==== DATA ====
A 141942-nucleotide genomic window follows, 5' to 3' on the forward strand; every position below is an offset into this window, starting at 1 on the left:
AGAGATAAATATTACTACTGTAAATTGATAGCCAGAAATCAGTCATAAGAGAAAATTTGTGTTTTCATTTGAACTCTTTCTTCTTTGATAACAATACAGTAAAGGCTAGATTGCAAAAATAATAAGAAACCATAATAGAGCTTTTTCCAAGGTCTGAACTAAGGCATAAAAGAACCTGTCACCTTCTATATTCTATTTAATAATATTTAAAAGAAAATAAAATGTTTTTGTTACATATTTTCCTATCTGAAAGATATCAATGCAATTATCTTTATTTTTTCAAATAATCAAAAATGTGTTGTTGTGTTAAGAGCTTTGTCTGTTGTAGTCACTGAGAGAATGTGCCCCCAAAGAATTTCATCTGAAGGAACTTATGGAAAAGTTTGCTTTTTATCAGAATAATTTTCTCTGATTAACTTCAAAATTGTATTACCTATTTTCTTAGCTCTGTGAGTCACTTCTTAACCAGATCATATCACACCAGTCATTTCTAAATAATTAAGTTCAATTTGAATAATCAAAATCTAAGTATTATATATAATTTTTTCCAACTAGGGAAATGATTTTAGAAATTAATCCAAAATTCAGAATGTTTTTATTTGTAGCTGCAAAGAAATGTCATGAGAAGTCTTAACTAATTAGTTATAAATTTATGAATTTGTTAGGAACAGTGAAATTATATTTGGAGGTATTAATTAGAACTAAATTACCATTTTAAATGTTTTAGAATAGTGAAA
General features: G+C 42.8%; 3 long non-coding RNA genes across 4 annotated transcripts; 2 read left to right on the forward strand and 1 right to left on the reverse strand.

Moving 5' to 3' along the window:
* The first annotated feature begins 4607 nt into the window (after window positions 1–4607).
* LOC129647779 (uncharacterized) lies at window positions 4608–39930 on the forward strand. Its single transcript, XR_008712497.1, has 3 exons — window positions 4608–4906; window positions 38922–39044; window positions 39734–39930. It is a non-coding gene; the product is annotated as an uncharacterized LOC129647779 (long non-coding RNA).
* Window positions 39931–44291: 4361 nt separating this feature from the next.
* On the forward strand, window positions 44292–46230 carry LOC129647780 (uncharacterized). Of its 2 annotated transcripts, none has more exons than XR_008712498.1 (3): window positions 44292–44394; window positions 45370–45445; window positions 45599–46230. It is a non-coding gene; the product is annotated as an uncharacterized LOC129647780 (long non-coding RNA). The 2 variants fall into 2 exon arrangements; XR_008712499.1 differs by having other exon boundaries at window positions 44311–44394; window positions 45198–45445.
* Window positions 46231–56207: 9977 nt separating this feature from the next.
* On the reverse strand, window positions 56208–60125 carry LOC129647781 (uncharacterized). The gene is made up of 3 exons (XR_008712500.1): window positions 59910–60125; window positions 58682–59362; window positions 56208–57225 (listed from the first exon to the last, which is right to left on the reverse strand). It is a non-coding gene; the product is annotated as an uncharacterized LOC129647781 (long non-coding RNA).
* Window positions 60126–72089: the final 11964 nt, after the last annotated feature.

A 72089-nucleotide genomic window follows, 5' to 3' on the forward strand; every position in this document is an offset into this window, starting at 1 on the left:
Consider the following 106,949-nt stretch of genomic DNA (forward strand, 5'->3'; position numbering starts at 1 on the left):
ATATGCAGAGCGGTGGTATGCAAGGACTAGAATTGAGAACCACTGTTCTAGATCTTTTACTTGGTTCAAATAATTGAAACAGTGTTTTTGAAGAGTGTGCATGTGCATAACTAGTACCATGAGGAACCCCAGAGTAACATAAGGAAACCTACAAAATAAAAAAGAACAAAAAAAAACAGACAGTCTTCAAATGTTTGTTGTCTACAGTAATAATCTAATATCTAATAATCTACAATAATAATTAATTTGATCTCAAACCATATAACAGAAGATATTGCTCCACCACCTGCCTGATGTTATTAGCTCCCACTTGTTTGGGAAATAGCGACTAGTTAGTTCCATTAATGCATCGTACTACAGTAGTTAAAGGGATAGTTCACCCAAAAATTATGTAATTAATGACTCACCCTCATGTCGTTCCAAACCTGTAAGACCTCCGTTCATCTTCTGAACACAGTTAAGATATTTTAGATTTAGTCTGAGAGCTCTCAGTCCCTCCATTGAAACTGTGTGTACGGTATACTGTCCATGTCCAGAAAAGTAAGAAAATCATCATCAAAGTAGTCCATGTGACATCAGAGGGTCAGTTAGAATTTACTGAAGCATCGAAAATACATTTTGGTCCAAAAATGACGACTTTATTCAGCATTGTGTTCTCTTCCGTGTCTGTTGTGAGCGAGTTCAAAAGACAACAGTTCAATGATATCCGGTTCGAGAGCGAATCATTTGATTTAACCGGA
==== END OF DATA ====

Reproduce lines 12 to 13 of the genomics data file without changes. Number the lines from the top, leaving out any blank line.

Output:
A 72089-nucleotide genomic window follows, 5' to 3' on the forward strand; every position in this document is an offset into this window, starting at 1 on the left:
Consider the following 106,949-nt stretch of genomic DNA (forward strand, 5'->3'; position numbering starts at 1 on the left):